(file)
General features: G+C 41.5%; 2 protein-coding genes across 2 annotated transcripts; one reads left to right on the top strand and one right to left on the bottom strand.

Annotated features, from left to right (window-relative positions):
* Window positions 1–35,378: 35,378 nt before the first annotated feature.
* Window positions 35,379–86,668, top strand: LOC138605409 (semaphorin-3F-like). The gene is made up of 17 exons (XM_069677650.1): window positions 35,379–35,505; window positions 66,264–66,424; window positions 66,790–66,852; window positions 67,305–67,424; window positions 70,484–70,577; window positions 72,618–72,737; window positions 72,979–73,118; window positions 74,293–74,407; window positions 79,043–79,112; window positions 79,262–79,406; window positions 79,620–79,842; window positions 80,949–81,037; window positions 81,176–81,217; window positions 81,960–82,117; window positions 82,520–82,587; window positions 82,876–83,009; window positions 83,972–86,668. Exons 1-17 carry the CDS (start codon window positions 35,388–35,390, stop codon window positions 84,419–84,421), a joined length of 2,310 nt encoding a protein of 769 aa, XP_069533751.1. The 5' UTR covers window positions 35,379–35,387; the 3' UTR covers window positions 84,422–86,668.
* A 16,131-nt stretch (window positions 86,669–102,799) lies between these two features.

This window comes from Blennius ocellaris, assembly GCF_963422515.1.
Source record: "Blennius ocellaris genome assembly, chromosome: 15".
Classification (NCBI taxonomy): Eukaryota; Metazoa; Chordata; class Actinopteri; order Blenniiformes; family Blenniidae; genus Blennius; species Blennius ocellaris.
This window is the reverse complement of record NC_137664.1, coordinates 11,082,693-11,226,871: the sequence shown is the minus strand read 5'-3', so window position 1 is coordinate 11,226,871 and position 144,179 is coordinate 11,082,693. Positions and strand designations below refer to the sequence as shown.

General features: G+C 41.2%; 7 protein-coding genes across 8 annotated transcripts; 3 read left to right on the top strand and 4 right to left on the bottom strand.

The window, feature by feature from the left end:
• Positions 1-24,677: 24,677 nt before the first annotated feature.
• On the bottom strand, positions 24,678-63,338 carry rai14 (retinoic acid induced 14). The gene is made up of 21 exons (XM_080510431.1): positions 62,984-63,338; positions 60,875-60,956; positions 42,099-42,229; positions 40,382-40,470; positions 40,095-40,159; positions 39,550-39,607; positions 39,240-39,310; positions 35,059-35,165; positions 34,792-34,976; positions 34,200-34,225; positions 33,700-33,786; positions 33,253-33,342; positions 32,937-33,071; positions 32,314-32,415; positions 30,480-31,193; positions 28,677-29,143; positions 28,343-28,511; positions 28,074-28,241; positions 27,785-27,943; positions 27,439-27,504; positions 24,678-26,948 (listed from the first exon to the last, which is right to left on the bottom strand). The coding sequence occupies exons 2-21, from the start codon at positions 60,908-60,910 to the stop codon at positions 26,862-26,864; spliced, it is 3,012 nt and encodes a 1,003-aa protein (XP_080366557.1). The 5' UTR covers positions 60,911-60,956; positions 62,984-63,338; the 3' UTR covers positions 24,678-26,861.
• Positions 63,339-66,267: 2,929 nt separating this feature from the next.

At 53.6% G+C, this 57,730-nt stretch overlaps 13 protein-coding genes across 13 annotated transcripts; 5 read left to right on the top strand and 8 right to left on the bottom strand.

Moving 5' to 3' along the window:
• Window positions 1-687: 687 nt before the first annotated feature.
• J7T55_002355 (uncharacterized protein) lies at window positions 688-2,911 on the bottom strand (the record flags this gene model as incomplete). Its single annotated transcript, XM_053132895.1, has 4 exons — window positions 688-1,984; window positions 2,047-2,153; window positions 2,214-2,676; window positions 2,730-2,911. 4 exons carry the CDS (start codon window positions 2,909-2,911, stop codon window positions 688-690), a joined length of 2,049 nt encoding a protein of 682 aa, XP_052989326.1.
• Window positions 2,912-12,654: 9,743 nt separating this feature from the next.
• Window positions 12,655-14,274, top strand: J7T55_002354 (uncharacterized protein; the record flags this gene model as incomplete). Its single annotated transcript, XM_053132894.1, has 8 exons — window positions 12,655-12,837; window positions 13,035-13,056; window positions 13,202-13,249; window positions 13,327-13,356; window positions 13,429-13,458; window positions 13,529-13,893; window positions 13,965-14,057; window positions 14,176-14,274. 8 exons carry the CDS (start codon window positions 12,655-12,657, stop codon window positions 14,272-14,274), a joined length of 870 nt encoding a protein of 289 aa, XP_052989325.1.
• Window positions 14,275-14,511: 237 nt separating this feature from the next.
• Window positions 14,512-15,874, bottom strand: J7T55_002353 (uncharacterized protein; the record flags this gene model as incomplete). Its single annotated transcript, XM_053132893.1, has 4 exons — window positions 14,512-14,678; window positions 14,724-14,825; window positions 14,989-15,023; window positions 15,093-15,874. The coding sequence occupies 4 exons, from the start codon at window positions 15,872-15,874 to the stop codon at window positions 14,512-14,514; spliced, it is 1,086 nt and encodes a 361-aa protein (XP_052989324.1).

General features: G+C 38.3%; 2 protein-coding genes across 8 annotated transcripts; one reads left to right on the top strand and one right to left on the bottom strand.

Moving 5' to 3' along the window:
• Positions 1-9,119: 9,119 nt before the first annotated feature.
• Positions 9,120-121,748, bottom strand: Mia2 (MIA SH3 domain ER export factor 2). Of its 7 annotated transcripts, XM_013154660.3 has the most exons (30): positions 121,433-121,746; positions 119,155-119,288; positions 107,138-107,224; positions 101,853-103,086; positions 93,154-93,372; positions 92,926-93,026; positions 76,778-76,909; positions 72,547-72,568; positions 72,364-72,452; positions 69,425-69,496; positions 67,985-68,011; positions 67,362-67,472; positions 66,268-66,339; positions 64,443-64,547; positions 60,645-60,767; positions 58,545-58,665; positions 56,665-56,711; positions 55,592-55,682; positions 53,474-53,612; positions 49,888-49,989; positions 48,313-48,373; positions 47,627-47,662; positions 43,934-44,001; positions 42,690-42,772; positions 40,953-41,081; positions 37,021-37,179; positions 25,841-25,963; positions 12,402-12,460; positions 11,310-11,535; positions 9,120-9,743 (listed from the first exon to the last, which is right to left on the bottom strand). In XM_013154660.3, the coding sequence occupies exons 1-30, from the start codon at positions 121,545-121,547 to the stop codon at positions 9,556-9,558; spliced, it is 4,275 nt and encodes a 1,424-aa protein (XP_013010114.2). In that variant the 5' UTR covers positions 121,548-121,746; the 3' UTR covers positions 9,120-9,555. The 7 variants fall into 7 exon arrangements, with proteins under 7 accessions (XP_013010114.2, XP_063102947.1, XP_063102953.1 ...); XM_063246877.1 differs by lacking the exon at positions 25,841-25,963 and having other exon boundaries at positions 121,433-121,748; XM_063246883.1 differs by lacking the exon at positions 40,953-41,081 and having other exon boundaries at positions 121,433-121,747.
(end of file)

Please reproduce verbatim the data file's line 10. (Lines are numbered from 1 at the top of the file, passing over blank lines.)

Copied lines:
General features: G+C 41.2%; 7 protein-coding genes across 8 annotated transcripts; 3 read left to right on the top strand and 4 right to left on the bottom strand.